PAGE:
Meggie Tice '15

Peace Studies major, Biology Minor
Lino Lakes, MN

“Home.” That is how Meggie Tice describes Goucher. “That’s the first thing I thought of even though it’s so cheesy,” she adds.

Also on her short list of adjectives to describe the college are “creative”– “There are so many people here who come from so many backgrounds;” “diverse” – “Creativity stems from that diverse environment;” and “collaborative” – “People here have a lot of drive and motivation, but they want to help each other just as much as they want to help themselves,” Tice says.

She says she honestly was a bit surprised by how friendly people are at Goucher and, more generally, on the East Coast. “Everyone is really nice. I was expecting it to be so different,” she says. “People from Minnesota always joke that they are ‘Minnesota nice.’ But everyone here is nice. Everyone is very open.”

Tice knew immediately that Goucher would be a very welcoming home away from home as soon as she visited as a prospective student. During her visit, she said several people came up to her to see if she was considering Goucher, if she’d been accepted, if the college was her first choice. People offered to show her around, and she marveled when they held the doors open for her. Some people even remembered her when she came back to campus as a first-year student.

“That’s what makes this such a welcoming environment. I really love it,” Tice says.

She originally came to Goucher for the sciences, particularly the pre-med program, but “Then I fell in love with peace studies,” she says.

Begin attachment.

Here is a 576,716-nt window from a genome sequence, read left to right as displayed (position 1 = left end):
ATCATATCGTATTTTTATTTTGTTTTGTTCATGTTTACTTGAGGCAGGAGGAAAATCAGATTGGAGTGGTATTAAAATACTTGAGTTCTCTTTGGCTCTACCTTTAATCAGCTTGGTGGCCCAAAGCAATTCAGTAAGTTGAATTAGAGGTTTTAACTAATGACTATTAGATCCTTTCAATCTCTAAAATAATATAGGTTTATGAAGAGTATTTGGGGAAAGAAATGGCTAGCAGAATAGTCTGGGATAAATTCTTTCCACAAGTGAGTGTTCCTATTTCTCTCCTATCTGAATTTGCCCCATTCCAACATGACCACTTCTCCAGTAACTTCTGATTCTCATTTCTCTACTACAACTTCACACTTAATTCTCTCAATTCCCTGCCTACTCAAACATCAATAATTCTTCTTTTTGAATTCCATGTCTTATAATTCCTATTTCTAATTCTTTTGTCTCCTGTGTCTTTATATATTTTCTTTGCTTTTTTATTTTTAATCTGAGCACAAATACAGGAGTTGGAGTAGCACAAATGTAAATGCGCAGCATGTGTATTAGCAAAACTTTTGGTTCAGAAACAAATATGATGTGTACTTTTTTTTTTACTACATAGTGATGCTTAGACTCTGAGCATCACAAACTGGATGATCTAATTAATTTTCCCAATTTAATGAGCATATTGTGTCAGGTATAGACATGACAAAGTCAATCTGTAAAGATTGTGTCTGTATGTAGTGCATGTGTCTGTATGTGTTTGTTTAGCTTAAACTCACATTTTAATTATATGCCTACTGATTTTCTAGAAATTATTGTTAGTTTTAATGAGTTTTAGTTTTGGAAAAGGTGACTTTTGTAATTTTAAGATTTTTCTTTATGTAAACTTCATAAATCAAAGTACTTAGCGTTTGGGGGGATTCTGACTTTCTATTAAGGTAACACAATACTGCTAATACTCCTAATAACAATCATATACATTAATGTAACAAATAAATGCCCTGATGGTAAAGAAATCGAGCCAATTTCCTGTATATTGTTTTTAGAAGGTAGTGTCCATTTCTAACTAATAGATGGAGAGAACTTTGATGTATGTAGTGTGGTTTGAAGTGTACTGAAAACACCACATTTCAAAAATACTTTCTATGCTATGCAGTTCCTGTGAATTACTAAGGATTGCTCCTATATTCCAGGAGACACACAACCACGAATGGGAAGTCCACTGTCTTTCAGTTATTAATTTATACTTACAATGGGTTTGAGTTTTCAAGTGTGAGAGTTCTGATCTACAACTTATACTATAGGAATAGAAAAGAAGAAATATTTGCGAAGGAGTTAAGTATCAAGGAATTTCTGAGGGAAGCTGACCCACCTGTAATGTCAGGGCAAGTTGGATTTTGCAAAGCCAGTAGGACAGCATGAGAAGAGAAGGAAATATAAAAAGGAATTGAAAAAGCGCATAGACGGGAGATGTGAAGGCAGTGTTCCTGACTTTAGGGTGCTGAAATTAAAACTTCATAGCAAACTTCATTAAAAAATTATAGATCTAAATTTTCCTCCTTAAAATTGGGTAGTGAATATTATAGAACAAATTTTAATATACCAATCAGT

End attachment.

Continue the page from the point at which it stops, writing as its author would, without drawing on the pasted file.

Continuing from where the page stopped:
Tice plans on pursuing a major in peace studies and combining it with a minor in biology to prepare for a career in public health, a natural nexus of the two subjects.

She is a member of Goucher’s Student Health Advisory Committee and a founding member and president of the college’s Public Health Club, which strives to increase awareness of public health on campus and to provide an outlet for interdisciplinary discussion through speakers, community service, and exploration of the numerous facets of public health.

Tice and other interested students are even trying to create an academic concentration in public health. They are compiling courses that are already offered in the sciences, social sciences, peace studies, and management to combine them into a concentration option. Once they get everything together in the booklet, they will petition for faculty support and then present it to the curriculum committee. She says they already have students who are interested and are hopeful that this will soon be a welcome addition to an already-stellar academic program.

“Goucher offers so many opportunities and so many majors,” Tice says. “The professors in those departments are absolutely incredible.” She really likes that professors work to get to know students and their strengths. She also loves that her professors all know her name and that she can talk regularly with faculty members one on one – realities at Goucher that have sparked jealousy among Tice’s sisters.

While there may be some good-natured envy among her siblings, Tice’s mom really pushed for her to attend Goucher when she found out the college requires study abroad. Tice says her mom’s reaction was, “This is perfect for you. This is exactly what I want for you.”

Tice will be going abroad to Morocco for peace studies next year. Although it is not a Goucher-led program, the college’s Office of International Studies was very helpful and worked hard with her to make sure she could participate. The focus of the program is migration and transnational identity, but it is also an intensive Arabic course. “I’m really nervous, but I’m so excited. When I come back I know I’m going to see everything differently,” she says.

As Tice says, “You have to leave Goucher to love Goucher. That’s how it really becomes your home.” Her Goucher home will be waiting for her return.

Meggie Tice '15

Peace Studies major, Biology Minor
Lino Lakes, MN

“People here have a lot of drive and motivation, but they want to help each other just as much as they want to help themselves.”

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